3 Keys of a Strong Nonprofit-Corporate Partnership
It's imperative to understand your potential corporate partner's wants and needs. Is it looking for brand exposure? The number of its employees engaged with a nonprofit partner? What are its corporate goals for this potential partnership?
For instance, Bluewolf, a global technology consulting firm, was looking for brand exposure and access to networks in its markets. Eventually, New York Needs You, which focuses on career development and leadership training for first-generation college students, formed a partnership with Bluewolf because it could provide that branding and access to its network of supporters.
"Find what's driving the organization," Kinckle said.
Now, it's never a good idea to cast your mission aside just to secure some corporate support. But "just because you haven't done something doesn't mean you shouldn't try," Mendenhall said.
Flexibility is key in any partnership, and that is especially true with a corporate partnership. Be willing to find ways to accommodate both parities.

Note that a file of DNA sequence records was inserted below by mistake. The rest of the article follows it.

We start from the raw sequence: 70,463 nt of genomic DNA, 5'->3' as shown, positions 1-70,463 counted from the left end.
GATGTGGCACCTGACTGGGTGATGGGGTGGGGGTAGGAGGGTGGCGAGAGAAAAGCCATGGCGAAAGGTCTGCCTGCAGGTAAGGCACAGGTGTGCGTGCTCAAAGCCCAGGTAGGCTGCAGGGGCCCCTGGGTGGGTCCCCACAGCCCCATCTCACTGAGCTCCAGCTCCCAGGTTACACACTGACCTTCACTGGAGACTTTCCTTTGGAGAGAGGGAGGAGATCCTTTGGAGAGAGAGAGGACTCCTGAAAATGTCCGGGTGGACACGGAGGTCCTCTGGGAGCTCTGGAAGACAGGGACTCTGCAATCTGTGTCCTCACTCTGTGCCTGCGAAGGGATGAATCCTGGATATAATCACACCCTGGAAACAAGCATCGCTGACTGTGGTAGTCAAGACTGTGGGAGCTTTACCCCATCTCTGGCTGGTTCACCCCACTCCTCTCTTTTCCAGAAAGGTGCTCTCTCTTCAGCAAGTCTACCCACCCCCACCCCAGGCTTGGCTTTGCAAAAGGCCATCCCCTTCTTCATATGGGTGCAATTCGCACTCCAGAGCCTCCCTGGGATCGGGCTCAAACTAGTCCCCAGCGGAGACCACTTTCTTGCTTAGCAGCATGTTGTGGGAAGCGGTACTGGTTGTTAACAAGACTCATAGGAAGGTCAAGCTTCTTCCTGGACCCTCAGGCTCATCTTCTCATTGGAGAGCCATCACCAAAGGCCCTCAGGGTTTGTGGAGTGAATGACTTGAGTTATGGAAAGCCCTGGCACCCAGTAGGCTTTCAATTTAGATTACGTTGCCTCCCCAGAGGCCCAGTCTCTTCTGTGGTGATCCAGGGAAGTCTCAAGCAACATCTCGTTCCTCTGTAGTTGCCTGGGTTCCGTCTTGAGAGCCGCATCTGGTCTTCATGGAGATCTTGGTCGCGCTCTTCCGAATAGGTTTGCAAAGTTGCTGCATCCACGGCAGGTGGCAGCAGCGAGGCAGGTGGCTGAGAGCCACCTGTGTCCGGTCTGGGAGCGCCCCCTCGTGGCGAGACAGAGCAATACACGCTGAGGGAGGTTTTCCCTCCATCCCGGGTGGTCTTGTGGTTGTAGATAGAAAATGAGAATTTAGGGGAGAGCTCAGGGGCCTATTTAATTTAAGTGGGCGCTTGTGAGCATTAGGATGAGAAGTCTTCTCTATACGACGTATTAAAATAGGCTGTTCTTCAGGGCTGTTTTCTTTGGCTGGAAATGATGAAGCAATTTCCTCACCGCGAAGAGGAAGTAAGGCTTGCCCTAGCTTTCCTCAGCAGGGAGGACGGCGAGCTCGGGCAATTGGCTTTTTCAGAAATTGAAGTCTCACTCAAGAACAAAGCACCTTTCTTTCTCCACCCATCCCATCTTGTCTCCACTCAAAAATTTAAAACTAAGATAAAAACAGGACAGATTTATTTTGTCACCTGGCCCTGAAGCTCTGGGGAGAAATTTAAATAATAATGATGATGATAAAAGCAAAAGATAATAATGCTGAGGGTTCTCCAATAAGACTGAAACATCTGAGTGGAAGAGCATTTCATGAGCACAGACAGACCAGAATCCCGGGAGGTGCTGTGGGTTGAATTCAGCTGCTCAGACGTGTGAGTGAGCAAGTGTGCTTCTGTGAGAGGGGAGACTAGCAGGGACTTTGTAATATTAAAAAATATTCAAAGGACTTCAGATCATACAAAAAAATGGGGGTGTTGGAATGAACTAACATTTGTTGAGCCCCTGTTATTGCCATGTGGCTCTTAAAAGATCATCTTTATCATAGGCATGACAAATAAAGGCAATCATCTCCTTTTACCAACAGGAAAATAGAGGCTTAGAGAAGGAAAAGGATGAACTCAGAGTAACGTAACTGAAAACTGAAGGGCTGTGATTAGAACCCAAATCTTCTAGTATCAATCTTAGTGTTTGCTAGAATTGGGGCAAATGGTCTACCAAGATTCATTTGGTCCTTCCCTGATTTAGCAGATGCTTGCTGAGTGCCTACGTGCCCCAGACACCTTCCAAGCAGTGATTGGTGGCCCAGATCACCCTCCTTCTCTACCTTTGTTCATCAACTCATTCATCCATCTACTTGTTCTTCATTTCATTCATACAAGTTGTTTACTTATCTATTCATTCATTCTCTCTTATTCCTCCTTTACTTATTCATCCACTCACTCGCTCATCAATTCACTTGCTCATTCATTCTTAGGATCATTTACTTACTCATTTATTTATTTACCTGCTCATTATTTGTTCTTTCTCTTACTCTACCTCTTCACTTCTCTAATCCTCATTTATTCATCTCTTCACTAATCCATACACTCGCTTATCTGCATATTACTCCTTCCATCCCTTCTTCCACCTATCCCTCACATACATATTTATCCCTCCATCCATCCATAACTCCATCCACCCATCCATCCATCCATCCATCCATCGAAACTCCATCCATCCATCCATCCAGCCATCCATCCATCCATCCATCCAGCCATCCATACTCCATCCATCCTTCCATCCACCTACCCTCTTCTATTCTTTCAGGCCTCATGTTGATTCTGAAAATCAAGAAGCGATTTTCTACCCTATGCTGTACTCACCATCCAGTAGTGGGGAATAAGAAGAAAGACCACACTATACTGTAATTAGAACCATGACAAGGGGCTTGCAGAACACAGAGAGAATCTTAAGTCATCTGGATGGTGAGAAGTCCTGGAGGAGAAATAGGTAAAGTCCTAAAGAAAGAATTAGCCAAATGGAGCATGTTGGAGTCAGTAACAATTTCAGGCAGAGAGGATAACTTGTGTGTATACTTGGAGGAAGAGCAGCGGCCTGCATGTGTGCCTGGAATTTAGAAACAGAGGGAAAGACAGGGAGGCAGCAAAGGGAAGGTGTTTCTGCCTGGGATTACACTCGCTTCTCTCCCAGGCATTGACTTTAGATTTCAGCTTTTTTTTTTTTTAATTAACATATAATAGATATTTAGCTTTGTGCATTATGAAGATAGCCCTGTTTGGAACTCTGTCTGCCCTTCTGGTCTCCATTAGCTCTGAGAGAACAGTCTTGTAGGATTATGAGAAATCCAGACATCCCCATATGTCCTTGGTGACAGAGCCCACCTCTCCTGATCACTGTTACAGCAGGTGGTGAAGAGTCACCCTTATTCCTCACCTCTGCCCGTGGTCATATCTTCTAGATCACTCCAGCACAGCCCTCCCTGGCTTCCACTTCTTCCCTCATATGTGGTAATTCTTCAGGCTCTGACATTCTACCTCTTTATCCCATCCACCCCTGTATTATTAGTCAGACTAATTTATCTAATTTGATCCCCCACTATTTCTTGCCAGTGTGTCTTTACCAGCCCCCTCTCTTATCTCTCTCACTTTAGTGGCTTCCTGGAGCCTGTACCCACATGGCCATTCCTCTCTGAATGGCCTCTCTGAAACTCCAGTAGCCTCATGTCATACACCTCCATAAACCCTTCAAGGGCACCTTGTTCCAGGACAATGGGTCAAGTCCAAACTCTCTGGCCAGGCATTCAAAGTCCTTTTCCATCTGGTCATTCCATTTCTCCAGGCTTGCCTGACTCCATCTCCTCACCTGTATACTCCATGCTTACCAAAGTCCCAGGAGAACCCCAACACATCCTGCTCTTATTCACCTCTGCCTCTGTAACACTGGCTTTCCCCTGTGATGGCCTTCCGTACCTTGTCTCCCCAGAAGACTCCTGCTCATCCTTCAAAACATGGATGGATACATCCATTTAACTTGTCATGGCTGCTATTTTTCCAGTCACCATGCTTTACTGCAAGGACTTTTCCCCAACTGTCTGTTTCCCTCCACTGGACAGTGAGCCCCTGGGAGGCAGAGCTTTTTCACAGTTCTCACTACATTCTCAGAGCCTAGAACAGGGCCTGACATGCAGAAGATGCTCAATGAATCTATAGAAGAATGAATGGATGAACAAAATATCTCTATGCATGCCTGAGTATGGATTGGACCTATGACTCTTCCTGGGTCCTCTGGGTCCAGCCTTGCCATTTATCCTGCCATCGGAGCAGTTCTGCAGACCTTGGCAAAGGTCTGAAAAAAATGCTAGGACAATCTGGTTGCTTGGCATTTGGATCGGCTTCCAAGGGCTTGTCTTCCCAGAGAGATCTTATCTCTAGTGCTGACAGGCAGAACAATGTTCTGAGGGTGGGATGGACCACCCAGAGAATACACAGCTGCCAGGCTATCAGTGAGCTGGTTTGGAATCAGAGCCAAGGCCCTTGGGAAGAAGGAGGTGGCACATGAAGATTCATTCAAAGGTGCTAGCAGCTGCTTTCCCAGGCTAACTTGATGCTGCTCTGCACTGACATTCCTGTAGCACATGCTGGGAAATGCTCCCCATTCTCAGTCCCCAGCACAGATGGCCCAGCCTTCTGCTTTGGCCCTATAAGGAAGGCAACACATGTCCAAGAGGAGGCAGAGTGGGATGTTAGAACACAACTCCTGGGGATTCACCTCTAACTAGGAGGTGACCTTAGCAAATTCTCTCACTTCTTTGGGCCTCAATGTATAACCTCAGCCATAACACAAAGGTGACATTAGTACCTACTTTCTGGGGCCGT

For instance, NYNY has workshops for students, and a corporate partner wanted to speak at one of these workshops. However, that's a challenge for the organization, Mendenhall said, because there is a distinct curriculum NYNY has in place. So NYNY found other ways to accommodate that request by having its partner speak at special events and luncheons.
A truly strategic nonprofit-corporate partnership is about much more than money. It's a holistic relationship that leverages all aspects of both entities to create a winning situation. So don't approach corporate partners as ATM machines.
"We don't want to feel like a money pit and always be asked for money," Kinckle said. "That's what drew us to NYNY; it was less talk about money and more about business needs."
For instance, NYNY created a separate team focused specifically on strategic partnerships. The impetus for that, Mendenhall said, was to focus on holistic relationships that weren't always about asking for money. NYNY created a formal partner level structure, which lays out different buckets on how corporations can help (see images to the right).